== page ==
I cannot prevent anyone from getting angry, or mad, or frustrated. I can only hope that they’ll turn that anger and frustration and madness into something positive, so that two, three, four, five hundred will step forward, so the gay doctors will come out, the gay lawyers, the gay judges, gay bankers, gay architects I hope that every professional gay will say “enough”, come forward and tell everybody, wear a sign, let the world know. Maybe that will help.’

In the spirit of being a visible presence in the Inn, we have made a sign in the form of a pin badge incorporating the Forum’s shield, to be worn with pride.

The Forum is a fledgling project. It needs to be supported and shaped by those who wish to get involved. It is hoped that members and staff of the Inn will continue to sign up, attend events or join the committee and help organise. There are many ideas and plans afoot, including talks and lectures, dinners, and the possibility to play a more pastoral or mentoring role; some of these ideas may have been ‘shelved’ during the lockdown but they have by no means been discarded.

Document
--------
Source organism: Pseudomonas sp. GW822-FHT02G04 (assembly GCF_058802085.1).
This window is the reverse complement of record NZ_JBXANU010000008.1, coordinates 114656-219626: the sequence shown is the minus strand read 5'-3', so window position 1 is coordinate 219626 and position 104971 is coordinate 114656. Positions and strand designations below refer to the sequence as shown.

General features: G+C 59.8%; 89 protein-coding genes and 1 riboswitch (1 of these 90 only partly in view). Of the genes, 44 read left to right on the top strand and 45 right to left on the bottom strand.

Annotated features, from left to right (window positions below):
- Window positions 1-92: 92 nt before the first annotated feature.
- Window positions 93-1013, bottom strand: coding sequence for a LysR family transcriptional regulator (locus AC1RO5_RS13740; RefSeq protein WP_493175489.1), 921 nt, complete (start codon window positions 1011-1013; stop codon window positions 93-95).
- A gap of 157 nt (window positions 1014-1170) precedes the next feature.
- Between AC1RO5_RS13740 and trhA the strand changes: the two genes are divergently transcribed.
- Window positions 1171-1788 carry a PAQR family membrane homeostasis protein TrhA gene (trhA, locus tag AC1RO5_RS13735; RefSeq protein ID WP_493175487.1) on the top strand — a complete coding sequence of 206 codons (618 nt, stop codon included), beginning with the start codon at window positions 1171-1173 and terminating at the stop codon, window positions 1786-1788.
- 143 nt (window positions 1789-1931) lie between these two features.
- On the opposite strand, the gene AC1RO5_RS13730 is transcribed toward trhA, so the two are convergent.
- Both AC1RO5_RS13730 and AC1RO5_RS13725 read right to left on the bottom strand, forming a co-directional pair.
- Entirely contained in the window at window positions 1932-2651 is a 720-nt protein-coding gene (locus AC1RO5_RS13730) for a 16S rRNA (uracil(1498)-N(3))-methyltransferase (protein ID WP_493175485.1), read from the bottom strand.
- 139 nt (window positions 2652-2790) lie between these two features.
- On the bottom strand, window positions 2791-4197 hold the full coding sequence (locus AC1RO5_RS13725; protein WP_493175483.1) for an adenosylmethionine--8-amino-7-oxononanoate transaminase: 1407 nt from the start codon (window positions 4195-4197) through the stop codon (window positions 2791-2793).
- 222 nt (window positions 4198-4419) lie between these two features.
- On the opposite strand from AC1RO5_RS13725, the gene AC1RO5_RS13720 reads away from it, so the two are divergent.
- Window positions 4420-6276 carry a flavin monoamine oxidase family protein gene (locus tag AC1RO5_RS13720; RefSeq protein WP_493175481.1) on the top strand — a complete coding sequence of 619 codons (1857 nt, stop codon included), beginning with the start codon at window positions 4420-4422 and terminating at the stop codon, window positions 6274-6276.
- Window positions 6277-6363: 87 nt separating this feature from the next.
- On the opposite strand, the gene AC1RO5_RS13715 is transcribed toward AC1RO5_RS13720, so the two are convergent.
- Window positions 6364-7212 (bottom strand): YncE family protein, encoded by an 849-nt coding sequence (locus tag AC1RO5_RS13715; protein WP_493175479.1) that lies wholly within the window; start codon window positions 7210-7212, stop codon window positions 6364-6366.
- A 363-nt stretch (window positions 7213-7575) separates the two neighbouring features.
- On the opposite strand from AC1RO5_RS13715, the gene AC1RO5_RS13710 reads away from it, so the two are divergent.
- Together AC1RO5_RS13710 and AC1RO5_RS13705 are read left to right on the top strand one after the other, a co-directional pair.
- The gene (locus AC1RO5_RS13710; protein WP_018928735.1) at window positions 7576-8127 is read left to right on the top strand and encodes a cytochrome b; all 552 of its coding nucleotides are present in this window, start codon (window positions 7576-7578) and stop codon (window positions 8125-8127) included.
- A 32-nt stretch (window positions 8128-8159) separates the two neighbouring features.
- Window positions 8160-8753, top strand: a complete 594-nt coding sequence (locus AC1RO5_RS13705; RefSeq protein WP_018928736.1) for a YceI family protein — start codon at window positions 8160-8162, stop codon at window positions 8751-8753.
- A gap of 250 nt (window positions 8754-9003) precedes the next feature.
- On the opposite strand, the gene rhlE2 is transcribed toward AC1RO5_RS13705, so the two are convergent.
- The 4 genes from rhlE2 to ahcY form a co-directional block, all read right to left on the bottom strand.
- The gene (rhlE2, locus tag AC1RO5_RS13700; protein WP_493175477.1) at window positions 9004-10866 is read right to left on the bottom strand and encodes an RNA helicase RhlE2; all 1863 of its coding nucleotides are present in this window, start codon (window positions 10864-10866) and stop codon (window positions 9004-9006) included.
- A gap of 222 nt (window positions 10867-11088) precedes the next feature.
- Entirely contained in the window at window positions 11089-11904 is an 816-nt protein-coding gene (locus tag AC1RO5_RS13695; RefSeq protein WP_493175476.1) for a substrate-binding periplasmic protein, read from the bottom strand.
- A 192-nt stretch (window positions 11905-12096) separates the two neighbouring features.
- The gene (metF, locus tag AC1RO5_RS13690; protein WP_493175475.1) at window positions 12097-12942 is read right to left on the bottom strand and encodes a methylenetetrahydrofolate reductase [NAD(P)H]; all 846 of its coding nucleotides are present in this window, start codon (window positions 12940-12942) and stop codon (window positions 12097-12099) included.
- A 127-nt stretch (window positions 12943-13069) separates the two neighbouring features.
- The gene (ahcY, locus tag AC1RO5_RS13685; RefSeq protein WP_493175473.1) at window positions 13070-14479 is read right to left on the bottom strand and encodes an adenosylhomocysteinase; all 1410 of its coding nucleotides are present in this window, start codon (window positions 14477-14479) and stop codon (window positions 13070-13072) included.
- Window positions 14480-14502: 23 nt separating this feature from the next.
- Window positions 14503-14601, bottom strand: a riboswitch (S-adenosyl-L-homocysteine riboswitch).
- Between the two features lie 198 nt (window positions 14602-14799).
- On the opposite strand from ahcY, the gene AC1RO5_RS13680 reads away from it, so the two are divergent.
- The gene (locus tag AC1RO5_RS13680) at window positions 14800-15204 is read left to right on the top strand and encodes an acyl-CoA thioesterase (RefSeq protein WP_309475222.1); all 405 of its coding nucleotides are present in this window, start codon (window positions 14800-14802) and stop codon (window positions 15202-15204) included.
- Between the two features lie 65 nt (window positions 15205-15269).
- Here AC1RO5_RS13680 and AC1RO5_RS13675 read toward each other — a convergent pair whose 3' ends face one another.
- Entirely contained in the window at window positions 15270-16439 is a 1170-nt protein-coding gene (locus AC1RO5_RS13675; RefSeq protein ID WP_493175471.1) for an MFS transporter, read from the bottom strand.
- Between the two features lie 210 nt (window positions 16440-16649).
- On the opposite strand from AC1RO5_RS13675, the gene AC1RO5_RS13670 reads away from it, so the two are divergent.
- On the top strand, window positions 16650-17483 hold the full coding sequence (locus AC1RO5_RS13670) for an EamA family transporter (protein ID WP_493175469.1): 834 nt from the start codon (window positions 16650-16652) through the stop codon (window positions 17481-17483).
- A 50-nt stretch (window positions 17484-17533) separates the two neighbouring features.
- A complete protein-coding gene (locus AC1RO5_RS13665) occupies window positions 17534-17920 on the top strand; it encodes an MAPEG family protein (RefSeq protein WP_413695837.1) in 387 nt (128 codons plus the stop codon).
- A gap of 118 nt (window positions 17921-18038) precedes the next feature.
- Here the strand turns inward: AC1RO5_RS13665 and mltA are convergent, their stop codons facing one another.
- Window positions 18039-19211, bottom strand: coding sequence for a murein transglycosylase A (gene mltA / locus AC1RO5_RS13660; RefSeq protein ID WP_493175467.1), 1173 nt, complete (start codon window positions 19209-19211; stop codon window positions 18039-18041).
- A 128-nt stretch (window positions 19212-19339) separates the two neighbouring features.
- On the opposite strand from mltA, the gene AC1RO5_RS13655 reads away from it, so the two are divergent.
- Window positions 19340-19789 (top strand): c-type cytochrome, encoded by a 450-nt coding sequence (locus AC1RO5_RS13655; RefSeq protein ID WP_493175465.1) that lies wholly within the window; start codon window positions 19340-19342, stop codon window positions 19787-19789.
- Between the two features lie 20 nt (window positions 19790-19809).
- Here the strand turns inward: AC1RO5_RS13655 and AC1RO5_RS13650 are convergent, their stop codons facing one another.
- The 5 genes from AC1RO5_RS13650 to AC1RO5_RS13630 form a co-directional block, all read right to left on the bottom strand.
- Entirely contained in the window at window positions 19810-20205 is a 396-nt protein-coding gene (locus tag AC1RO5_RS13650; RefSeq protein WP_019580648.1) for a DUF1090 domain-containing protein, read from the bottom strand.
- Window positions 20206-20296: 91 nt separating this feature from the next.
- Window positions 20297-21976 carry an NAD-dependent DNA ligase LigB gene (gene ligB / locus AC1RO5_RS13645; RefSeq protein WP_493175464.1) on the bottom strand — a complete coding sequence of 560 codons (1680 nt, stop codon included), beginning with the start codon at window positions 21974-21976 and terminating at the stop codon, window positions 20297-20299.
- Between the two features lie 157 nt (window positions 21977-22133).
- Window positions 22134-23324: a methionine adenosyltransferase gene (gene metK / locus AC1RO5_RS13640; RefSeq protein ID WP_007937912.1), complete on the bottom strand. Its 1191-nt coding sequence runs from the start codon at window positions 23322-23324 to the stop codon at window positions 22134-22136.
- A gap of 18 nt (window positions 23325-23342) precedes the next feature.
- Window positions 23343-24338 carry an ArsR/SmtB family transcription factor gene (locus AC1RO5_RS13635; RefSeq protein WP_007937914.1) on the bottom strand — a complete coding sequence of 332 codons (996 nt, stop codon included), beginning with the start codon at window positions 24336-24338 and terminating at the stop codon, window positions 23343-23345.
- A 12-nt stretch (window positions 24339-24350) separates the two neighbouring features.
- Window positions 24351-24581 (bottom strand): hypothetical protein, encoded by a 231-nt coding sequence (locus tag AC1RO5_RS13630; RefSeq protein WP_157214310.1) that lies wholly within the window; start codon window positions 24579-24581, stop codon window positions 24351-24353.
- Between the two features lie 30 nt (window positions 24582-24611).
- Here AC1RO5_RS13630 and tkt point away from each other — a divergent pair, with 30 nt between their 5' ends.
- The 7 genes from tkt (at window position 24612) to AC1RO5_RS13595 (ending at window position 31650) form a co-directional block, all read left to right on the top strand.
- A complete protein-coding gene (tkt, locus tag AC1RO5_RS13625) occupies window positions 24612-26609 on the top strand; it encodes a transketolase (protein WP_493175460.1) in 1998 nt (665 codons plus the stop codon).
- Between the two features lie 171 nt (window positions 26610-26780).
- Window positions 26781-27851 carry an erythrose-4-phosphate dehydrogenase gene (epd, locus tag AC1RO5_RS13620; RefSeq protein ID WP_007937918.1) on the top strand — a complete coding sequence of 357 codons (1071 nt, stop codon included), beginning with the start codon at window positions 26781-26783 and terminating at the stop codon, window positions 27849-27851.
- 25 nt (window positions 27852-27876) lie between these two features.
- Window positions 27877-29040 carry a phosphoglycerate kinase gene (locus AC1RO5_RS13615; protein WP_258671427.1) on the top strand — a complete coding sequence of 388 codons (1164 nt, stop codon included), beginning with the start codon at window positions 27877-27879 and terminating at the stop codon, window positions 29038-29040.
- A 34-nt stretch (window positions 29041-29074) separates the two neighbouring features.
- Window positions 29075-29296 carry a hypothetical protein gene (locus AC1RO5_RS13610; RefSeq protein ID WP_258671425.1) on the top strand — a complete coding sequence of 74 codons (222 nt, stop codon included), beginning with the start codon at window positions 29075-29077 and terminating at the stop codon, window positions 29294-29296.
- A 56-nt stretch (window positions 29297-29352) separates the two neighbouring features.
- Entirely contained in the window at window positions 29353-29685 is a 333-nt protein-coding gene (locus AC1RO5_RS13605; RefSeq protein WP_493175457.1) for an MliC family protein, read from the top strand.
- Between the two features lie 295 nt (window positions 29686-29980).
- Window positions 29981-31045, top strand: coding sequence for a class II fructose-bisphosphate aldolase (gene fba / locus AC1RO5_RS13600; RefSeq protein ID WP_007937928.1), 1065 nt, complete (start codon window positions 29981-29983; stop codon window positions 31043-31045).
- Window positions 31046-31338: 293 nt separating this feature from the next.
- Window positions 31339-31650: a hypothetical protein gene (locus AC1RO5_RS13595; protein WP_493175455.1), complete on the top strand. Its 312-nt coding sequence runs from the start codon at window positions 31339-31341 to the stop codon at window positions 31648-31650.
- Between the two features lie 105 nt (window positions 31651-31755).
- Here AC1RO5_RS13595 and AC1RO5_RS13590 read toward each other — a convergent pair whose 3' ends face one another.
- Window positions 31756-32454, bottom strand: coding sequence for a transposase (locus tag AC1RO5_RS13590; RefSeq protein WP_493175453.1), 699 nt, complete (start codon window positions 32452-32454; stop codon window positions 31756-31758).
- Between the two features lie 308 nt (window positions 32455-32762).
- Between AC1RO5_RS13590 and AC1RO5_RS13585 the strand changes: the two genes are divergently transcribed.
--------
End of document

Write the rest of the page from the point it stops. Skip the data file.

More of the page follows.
In 2020, before the lockdown, we held a theatre trip to see The Lion King at the Lyceum; sadly, a garden party to celebrate the Pride March in London on Friday 26 June 2020 has, of course, been cancelled but in its place is the Taking Pride event, to be held via Zoom. In the future, when the new normal reverts back to normal-normal, we hope to attend Pride marches around the country, giving an important opportunity to those members on the Circuits to get involved.

It is very much our hope that the Forum will allow us to come together as a group of people who can support each other, mentor each other, socialise, love, and advise each other. No member of Middle Temple or its staff should feel that nobody is there for them. Our message is simple: you are not alone and the time to be an LGBTQ+ member of the Middle Temple family, whether practitioner, student or staff, has never been better.